A cross-section image of the SEM for the grown In_{2}Se_{3} nanorods is shown in Figure 1(a). The SEM image was taken with 10 keV of electron energy to present a magnification of 30,000. As shown in Figure 1(a), the In_{2}Se_{3} nanorods are straight and not tapered. The average diameter and the average height of the In_{2}Se_{3} nanorods are about 64 and 460 nm, respectively. To understand the structural and morphological characteristics of nanorods, TEM investigations were carried out. Figure 1(b) shows a low magnification TEM image of In_{2}Se_{3} nanorods. The diameter and height of In_{2}Se_{3} nanorods are in good agreement with the SEM image shown in Figure 1(a). Figure 1(c) is a high-resolution TEM (HRTEM) image recorded from a segment of an In_{2}Se_{3} nanorod. The image exhibits the ordering feature across its entire width, with a uniform periodicity of *~*1.7 nm. This superlattice structure within the nanorods is a structural characteristic due to the effect of the vacancy ordering [12]. A similar behavior was also reported for the vacancy ordering in *α*-In_{2}Se_{3} nanowires and CuInSe_{2}-CdS Core-Shell nanowires [12, 13]. The SAED pattern taken along the [006] zone axis of In_{2}Se_{3} nanorods is displayed in the inset of Figure 1(c). The SAED pattern shows a rectangular array with characteristic distances of nm and nm, respectively. These regular spots in SAED suggest an epitaxial orientation relationship between the In_{2}Se_{3} nanorods and substrates; that is, the In_{2}Se_{3} nanorods are single crystalline. The SAED pattern is consistent with the previous established pattern for *γ*-In_{2}Se_{3} with basis vectors of (−1,1,0) and (0,0,6) [17]. It is noted that the growth direction of the nanowire in Figure 1(c) is not along the [006] direction, but it makes an angle of 13.7° with respect to the [006] direction. Anyhow, the HRTEM image allows us to confirm that the grown In_{2}Se_{3} nanorods are well crystallized in the *γ* phase.

The PL spectrum of the *γ*-In_{2}Se_{3} nanorods on Si (111) substructure at 15 K is shown in Figure 2. Three Gaussian components, peaked at 2.126, 2.147, and 2.155 eV, are resolved in Figure 2. The full width at half maximum (FWHM) of the PL peak at 2.155 eV is 8 meV, indicating good crystal quality for the *γ*-In_{2}Se_{3} nanorods. In previous reports, the PL peak of *γ*-In_{2}Se_{3} epilayers at low temperatures was referred to as the exciton-related emission [9]. Therefore, the main PL peak positioned at 2.155 eV is suggested to be the free exciton emission and the peaks in the lower energy side are suggested to be the bond exciton emissions. Figure 3 shows the temperature-dependent PL spectra from 15 to 180 K. The peak energy of the PL in *γ*-In_{2}Se_{3} nanorods is red-shifted with increased temperature. The open circles in the inset of Figure 3 show temperature-induced bandgap shrinkage extracted from the PL spectra in Figure 2. This relation was fitted by the Varshini Empirical Formula as
where is the bandgap at 0 K,is the average temperature coefficient and is the Debye temperature of the material. Experimental data fitting is shown by the solid line in the inset in Figure 3. The experimental results show good agreement with data that fits using Varshini’s Equation with eV, eV/K, and K. By analyzing the variation of PL peak energy as a function of temperature and ability to fit with the Varshini Equation, the room temperature peak energy of the PL in the *γ*-In_{2}Se_{3} nanorods was evaluated to be ~1.95 eV.

To explore the bandgap energy of *γ*-In_{2}Se_{3} nanorods at room temperature, the CL and optical absorption spectra were investigated. The room temperature CL spectrum of *γ*-In_{2}Se_{3} nanorods is shown in Figure 4(a). The peak energy of the CL is 1.95 eV, in good agreement with the predicated value by Varshini’s relation, as displayed in the inset of Figure 3. The optical absorption spectrum taken at room temperature is displayed in Figure 4(b). It is known that *γ*-In_{2}Se_{3} is a direct bandgap semiconductor. Thus, the absorption coefficient near the band edge follows the relation of a direct bandgap transition [18] as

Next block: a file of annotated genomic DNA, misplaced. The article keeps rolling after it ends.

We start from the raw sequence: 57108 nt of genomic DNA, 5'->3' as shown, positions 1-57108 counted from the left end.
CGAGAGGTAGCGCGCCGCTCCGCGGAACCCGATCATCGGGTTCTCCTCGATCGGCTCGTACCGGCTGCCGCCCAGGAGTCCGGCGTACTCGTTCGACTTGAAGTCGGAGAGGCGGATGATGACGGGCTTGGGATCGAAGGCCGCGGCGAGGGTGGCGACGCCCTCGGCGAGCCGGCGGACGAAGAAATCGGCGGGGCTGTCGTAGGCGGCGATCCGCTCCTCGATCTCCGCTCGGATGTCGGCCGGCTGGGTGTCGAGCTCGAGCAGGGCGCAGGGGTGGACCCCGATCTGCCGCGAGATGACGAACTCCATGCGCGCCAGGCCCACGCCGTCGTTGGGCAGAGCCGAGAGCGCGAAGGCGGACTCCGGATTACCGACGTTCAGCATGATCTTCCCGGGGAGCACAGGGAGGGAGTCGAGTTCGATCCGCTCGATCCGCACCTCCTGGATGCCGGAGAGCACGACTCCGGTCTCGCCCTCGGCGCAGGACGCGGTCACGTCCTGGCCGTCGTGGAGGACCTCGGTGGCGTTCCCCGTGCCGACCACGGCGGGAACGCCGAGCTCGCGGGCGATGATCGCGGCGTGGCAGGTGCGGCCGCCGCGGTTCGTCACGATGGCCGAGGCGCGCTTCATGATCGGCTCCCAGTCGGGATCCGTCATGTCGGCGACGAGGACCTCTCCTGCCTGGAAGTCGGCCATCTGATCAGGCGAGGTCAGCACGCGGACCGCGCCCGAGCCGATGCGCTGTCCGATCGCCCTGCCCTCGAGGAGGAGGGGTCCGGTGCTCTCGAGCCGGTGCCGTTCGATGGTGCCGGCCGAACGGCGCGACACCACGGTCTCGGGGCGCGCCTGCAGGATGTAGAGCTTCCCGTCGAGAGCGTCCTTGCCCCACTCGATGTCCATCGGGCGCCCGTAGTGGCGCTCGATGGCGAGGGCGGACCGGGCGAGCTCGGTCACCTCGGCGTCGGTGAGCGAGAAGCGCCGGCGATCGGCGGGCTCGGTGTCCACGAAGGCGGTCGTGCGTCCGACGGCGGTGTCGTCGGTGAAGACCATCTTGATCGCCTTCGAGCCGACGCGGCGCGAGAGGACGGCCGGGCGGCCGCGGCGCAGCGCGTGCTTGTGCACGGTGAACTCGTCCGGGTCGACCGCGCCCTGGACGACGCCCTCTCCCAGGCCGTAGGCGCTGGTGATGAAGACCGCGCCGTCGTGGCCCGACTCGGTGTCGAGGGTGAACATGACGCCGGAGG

where is a constant, is the photon energy and is the energy, gap between the valence band and the conduction band. The bandgap can be derived from extrapolating the linear part of the curve to zero absorption. The straight line in Figure 4(b) shows the extrapolation, and the bandgap energy was estimated to be ~1.99 eV. Obtaining the bandgap energy and absorption coefficient is essential for developing *γ*-In_{2}Se_{3} nanorods as absorber layers in photovoltaic applications.

Figure 5(a) shows the PL spectrum of *γ*-In_{2}Se_{3} nanorods at 15 K in the infrared spectral range. A broad PL peak located at 1.24 eV was observed. The sharp peak with energy at 1.16 eV is the emission related to the excitation laser. To find out origin of the 1.24 eV PL, the dependence of PL intensity on the excitation intensity was studied. The PL spectra with the excitation power density varied from 17 to 270 W/cm^{2} were shown in Figure 5. The open circles in Figure 6 show the PL intensity as a function of the laser excitation density, indicating a linear increase of the PL intensity with excitation density. The dependence of the PL intensity on the excitation density can be fitted by a relation [19]:
where and are constants. The exponent depends on the mechanism of recombination: for an excitonic recombination , while for free carrier recombination . When , it may indicate a transition associated with the donor-acceptor pair transition or free-to-bound transition [20, 21]. The solid line in Figure 6 displays the fit from (3). A value of was determined to be around 0.6, which corresponds to the emission from the donor-acceptor pair transition or free-to-bound transition. In Figure 6, the PL peak at 1.24 eV shifts to the high-energy spectral region with increasing the excitation density. This blue shift, originating from the increase of the interaction between more closed donor-acceptor pairs, is a characteristic of the donor-acceptor pair transition. Therefore, according to these observations, the observed PL peak at 1.24 eV can be ascribed to the donor-acceptor pair transition in *γ*-In_{2}Se_{3} nanorods.

In summary, *γ*-In_{2}Se_{3} nanorods deposited on Si (111) substrates were grown by MOCVD using dual-source precursors.The crystal structure and morphology of In_{2}Se_{3} nanorods were characterized by SEM and HRTEM. The SAED analysis taken along [006] reveals a rectangle spot pattern, confirming the single crystalline in the *γ* phase. The optical absorption, CL, and temperature-dependent PL have been investigated. The PL at 15 K contains three peaks, which are identified with recombination of free excitons and bound excitons. The energy of the direct bandgap at room temperature was found to be ~1.99 eV. An infrared PL, peaked at 1.24 eV, was observed in 15 K and assigned to be the donor-acceptor pair transition.

#### Acknowledgment

This project was supported in part by the National Science Council under Grant nos. NSC97-2112-M-033-004-MY3 and NSC 97-2627-B-033-002 and the Institute of Nuclear Energy Research under Grant no. 1002001INER042.